Pipeline Pigging Indicator
Engineering Students: Tyler Denman, Lynette Garcia, Nishant Madhav, Arturo Perez
Pipeline maintenance or the pigging process sends a cylindrical device or “Pig,” through the pipeline to eject the built up residue in the line. Once a pig is launched the location is unknown, a device called a pigging indicator or detector is used to determine when a pig has reached a certain point. WeldFit Energy Group looks to manufacture a modern design of a pipeline pigging indicator, the approach was to use mechanical and electrical components to result in an automated indicator. The final product reduces number of parts, and creates a visual and electrical indication of pig passage.

High Five
Engineering Students: Ivelisse Negroni, Noah Trent, Michael Turasz,
Cesar Sifuentes
Current exoskeletons face power, size, and weight problems due to a design philosophy that requires large actuators to supply continuous power. However, supplying large amounts of power for short periods of time is a concept that has not been applied to exoskeletons, and would alleviate power and weight limitations. “High Five” is a jump apparatus that has been designed, analyzed, built, and tested to enhance an individual’s stationary vertical jump height by five inches as a proof of concept for this alternate design approach.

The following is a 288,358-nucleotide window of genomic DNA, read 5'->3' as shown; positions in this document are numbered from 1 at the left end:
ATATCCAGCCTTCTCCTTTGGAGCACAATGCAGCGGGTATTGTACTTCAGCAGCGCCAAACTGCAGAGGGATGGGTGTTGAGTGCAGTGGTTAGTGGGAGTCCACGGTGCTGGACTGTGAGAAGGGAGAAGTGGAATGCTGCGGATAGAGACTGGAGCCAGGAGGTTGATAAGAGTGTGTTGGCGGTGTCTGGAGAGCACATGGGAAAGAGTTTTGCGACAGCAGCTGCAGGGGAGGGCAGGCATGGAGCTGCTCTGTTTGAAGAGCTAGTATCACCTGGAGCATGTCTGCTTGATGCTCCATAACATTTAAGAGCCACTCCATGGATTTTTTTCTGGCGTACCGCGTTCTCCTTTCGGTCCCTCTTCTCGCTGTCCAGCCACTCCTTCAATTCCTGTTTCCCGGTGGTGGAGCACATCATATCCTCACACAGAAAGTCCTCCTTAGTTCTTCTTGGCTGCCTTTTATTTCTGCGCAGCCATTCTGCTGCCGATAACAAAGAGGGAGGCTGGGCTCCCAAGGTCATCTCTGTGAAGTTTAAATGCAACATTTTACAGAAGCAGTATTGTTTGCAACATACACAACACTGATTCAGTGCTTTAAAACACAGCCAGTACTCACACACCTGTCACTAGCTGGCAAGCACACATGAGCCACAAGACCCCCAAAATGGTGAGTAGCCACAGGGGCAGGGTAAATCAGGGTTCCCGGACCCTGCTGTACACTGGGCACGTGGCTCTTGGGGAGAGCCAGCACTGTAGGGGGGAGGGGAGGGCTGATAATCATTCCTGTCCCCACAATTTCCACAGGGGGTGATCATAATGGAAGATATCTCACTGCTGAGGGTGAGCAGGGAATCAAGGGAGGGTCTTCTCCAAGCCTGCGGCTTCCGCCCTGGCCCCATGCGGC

Convective Cooling Ice Chest*
Engineering Students: Julio Laureano, Keith Maslin, Austin Naranjo
Team MYAKON has developed a convective cooling, portable beverage ice chest that is capable of cooling 24 standard 12oz canned beverages from 80ºF to 46ºF in under 10 minutes. This is more than twice the speed of a standard ice chest. The ice chest also provides an internal light as well as an external power port to supply 5 volts for user accessories.

Low Cost Electromyography Controlled Robotic Hand
Engineering Students: Stephen A. Apolinar, Khalid Alliaf, Majed Baflah, Abdullah Bu Khader
Humanoid robotic hands, and prosthesis can be expensive devices to design, and manufacture. The purpose of this project was to design a low cost electromyography (EMG) controlled humanoid robotic hand. The robotic hand was required to grasp a 3-inch diameter ball, or cup. The grasping motion was accomplished through under-actuation, driving 17 degrees of freedom with two or less actuators. The device actuators are controlled by electromyography signal input by a human user. The robotic hand can be produced by any individual with project documentation, and access to a 3D printer. The design team was able to produce the robot hand device for under $1,500.00(US).